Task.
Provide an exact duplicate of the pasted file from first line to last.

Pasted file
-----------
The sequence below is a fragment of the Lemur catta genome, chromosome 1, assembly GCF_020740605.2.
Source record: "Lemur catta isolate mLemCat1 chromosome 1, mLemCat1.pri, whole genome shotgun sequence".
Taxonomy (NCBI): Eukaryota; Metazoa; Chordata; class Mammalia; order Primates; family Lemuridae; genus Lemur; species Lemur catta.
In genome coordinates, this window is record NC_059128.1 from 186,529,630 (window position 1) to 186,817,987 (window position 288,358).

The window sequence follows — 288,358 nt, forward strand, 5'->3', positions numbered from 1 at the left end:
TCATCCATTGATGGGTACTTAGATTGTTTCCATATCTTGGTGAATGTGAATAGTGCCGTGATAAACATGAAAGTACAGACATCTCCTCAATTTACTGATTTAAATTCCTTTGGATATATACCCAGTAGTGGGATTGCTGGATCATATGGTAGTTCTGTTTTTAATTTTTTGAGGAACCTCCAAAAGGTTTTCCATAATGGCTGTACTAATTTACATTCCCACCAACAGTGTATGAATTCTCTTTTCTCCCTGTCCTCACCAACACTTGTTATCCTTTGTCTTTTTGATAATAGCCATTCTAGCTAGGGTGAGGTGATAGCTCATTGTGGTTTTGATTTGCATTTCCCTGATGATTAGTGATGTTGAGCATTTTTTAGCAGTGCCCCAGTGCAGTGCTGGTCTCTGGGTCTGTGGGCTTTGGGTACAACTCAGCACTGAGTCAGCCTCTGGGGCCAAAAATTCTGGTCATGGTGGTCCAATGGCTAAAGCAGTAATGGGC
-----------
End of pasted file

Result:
The sequence below is a fragment of the Lemur catta genome, chromosome 1, assembly GCF_020740605.2.
Source record: "Lemur catta isolate mLemCat1 chromosome 1, mLemCat1.pri, whole genome shotgun sequence".
Taxonomy (NCBI): Eukaryota; Metazoa; Chordata; class Mammalia; order Primates; family Lemuridae; genus Lemur; species Lemur catta.
In genome coordinates, this window is record NC_059128.1 from 186,529,630 (window position 1) to 186,817,987 (window position 288,358).

The window sequence follows — 288,358 nt, forward strand, 5'->3', positions numbered from 1 at the left end:
TCATCCATTGATGGGTACTTAGATTGTTTCCATATCTTGGTGAATGTGAATAGTGCCGTGATAAACATGAAAGTACAGACATCTCCTCAATTTACTGATTTAAATTCCTTTGGATATATACCCAGTAGTGGGATTGCTGGATCATATGGTAGTTCTGTTTTTAATTTTTTGAGGAACCTCCAAAAGGTTTTCCATAATGGCTGTACTAATTTACATTCCCACCAACAGTGTATGAATTCTCTTTTCTCCCTGTCCTCACCAACACTTGTTATCCTTTGTCTTTTTGATAATAGCCATTCTAGCTAGGGTGAGGTGATAGCTCATTGTGGTTTTGATTTGCATTTCCCTGATGATTAGTGATGTTGAGCATTTTTTAGCAGTGCCCCAGTGCAGTGCTGGTCTCTGGGTCTGTGGGCTTTGGGTACAACTCAGCACTGAGTCAGCCTCTGGGGCCAAAAATTCTGGTCATGGTGGTCCAATGGCTAAAGCAGTAATGGGC